We have proposed a novel technique for the determination of lifetimes and branching ratios of excited molecular levels using cw laser excitation
(in contrast to the conventional lifetime measurement techniques using excitation by short laser pulses). A system of three rovibrational levels 1, 2 and 3 belonging to
different electronic states of the molecules are selectively coupled in a ladder-linkage scheme (Fig. 1). A strong S laser field couples the levels 2 and 3, mixing
and modifying them (i.e., creating "dressed states"). This modification is seen in the excitation spectrum as the so-called Autler-Townes doublet
(instead of single spectral line observed usually) (Fig. 3),
Figure.3.
when the frequency of a weak P laser field is scanned across the resonance between levels 1 and 2. Such experiments
can be realised using a setup similar to that shown in Fig. 2, except that P and S laser beams must overlap, and care must be taken to ensure that the diameter of the P
laser beam is at least two (but preferably more) times smaller than that of the S laser beam. The Autler-Townes spectra can be used for obtaining the information about excited molecular states in two
ways: (i) when the P field intensity is small, the peak ratio in the excitation spectrum of the upper level 3 can be used as a simple and efficient method for the determination of the upper
state lifetime; (ii) when the P field intensity is increased, conclusions about branching of the decay of upper electronic state can be drawn from the excitation spectrum of level 2. Both
methods can be implemented in the traditional optical double resonance experiments, expanding their potential from mere measurement of energies of rovibrational energy levels to a more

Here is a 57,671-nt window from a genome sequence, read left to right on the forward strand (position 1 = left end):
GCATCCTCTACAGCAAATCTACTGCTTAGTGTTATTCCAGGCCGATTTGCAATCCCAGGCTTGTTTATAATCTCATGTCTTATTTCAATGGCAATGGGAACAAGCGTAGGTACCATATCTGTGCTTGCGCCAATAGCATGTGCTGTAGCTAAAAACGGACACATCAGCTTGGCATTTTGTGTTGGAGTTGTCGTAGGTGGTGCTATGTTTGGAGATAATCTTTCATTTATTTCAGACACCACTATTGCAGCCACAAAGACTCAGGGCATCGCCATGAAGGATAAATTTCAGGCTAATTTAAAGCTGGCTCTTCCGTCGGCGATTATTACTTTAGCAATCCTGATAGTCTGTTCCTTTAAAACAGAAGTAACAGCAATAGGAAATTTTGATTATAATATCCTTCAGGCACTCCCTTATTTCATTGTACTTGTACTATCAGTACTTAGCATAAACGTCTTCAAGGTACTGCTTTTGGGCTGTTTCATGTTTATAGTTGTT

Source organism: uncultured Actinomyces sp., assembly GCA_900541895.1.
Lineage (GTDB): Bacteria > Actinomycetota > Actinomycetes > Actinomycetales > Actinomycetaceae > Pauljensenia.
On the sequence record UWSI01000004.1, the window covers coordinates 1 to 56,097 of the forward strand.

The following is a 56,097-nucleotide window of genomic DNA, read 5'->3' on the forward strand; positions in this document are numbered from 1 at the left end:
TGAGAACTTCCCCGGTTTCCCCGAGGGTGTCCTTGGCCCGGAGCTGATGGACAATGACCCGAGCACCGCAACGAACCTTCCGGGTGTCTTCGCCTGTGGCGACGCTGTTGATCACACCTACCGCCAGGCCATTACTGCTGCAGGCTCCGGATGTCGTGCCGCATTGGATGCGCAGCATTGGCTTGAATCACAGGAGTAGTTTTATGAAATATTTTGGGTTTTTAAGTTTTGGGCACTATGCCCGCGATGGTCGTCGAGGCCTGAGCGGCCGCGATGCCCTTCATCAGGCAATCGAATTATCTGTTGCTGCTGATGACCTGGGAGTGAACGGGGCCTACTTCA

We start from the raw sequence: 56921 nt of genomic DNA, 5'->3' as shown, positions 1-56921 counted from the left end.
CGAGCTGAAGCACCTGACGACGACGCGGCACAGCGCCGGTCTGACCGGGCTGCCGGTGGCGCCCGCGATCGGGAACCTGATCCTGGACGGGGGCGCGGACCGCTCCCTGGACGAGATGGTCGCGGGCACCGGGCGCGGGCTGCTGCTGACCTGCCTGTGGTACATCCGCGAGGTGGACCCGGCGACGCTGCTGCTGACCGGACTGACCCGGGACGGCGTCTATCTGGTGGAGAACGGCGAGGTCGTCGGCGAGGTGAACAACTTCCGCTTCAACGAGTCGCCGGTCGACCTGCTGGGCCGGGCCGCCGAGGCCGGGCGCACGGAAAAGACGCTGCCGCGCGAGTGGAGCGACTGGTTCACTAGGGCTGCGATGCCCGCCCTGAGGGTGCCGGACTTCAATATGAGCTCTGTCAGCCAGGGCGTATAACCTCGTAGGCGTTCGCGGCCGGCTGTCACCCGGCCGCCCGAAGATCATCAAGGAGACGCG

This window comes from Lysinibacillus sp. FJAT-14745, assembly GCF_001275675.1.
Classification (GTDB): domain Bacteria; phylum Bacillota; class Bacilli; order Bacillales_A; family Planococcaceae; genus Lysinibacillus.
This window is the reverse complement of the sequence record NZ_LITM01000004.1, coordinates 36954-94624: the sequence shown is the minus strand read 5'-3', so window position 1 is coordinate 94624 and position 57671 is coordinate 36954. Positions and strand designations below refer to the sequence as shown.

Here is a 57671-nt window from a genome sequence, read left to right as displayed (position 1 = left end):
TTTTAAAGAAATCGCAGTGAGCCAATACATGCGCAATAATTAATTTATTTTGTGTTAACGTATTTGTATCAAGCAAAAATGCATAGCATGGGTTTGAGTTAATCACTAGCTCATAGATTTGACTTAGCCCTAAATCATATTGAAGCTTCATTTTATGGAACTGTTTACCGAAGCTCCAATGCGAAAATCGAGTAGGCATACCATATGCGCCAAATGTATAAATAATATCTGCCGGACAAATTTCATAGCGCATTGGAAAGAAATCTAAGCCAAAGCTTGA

complete characterisation of excited molecular states.
Lifetime determination. The method for lifetime determination uses a strong S field and a weak P field. Care must be taken in order to properly take into account line broadening effects. When Doppler broadening is non-negligible, peak areas instead of peak heights must be compared. They can be expressed as [PRA 71, 034401 (2005)] where g2 and g3 are the decay rates of levels 2 and 3, respectively, and q is the mixing angle, which is defined as Obviously, if the detuning of the S laser field DS is chosen large compared to the Rabi frequency WS of the S-field driven transition, then the peak area ratio reduces to the ratio of the decay rates g3 and g2. Hence, if the decay rate of level 2 is known (as is usually the case in double resonance experiments), then the lifetime of the upper level 3 is easily obtained. In the reality, however, the Dopper profile in collimated beams is not exactly described by a Gaussian function, and additional lineshape distortions due to mJ degeneracy of the rotational levels must be taken into account. Therefore more rigorous calculations (like the theoretical curve shown in Fig. 3 obtained by the split propagation technique) may be required [PRA, in preparation]. Nevertheless, in many cases the above equation for the peak ratio can be considered as a good approximation.
Branching ratio determination. The method uses strong S field and strong P field, while the S field frequency is detuned off
from resonance with the 2-3 transition. The excitation spectrum of level 2 (Fig. 4)
Figure.4.
reveals two peaks: one of them is due to the (saturated) one-photon excitation of
level 2 by the P laser field, while the other one is due to cascading to level 2 from level 3, which is excited by two-photon transition with one P photon and one S photon. If it is
ensured that two-photon transition pumps all the population through level 3, then the ratio of intensities of two-photon vs one-photon peaks yields the branching coefficient for the decay
from level 3 to level 2. If a broadband filter is used as spectral filter, then electronic branching coefficient from the upper electronic state to the intermediate electronic state is obtained.
In the analysis, care must be taken to account for finite transit time of molecules through the laser beams. If the lifetime of level 3 is larger than the transit time, then not all the population
can be optically pumped through level 3 during the interaction with the laser fields. As a result, the apparent peak ratio in the excitation spectrum of level 2 is not necessarily equal to
the branching coefficient. Theoretical analysis of the excitation dynamics using density matrix equations and their solution by Laplace method yielded electronic branching coefficients for the decay
from the 5^{1}Σ_{g}^{+} and 6^{1}Σ_{g}^{+} states to the A^{1}Σ_{u}^{+} state of 74% and 95%, respectively.